Campus Life


The idyllic image of the college classroom shows a wise, old, gray-haired gentleman in a three-piece suit camped behind a rostrum, pontificating on his narrow field of expertise at great length and detail, while possibly hundreds of eager students note his every nuance and word.

Yep, that's the image. Well, the reality may be something quite different from old Professor Kingsfield, above. Let's take a quick look at who you may encounter once you plop yourself down in those vaunted halls of ivy, mainly, the ubiquitous TA:

TAs are Teaching Assistants. They are usually graduate students working as faculty assistants to supplement their graduate expenses. Sometimes advanced undergraduates become TAs when their work in a particular area is outstanding and they have gained the confidence of senior faculty.

Sometimes the very mention of TAs can have a negative connotation when it comes to teaching. That's because at many large universities, especially in introductory courses, TAs sometimes do a significant amount of the teaching. Even if they are not involved directly with the instruction of the class, teaching assistants can be a large part of lab activities and counseling for the students.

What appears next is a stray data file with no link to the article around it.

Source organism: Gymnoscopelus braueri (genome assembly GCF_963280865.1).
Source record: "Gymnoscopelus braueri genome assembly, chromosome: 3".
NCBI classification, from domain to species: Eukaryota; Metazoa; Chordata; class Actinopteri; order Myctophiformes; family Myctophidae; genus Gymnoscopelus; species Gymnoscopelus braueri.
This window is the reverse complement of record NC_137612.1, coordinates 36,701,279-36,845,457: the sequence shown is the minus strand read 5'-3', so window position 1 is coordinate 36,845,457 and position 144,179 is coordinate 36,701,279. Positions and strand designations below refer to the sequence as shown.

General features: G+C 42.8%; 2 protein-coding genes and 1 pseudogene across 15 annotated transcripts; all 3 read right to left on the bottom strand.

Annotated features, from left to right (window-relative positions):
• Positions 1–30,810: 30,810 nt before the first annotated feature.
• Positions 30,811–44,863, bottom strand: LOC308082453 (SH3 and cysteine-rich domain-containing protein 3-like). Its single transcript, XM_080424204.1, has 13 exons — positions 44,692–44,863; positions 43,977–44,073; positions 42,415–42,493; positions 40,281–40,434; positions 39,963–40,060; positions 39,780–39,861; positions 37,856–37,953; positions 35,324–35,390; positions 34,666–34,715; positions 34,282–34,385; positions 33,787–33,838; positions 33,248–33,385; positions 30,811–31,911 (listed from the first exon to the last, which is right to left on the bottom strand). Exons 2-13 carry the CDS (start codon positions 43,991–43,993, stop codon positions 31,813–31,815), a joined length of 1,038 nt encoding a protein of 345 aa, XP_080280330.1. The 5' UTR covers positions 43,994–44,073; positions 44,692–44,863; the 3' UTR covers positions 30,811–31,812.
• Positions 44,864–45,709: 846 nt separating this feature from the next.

The reason for the negative perception has nothing to do with the quality of the TA's teaching. Some TAs can be genuinely exciting and motivational. The problem comes from students and parents who feel that for the high price of tuition, faculty should be doing the teaching, not a graduate student who is also a teaching assistant.

In large introductory courses, the teaching assistant can also handle the administration of exams and grading. Many first-year students may never know that a graduate student is doing the teaching. The way to tell is to get a listing of courses and then check to see who will be doing the teaching. If the name of the instructor or professor is not on that course's departmental faculty listing, you may want to do some research. If you find out that you're dealing with a TA, you might be able to pick the course up later when a member of the faculty will teach it.

There is nothing wrong with Teaching Assistants. They serve a positive and productive function. If I had a choice, though, I'd prefer full-time faculty.


Don't forget to check out all my admissions-related articles and book reviews at College Confidential.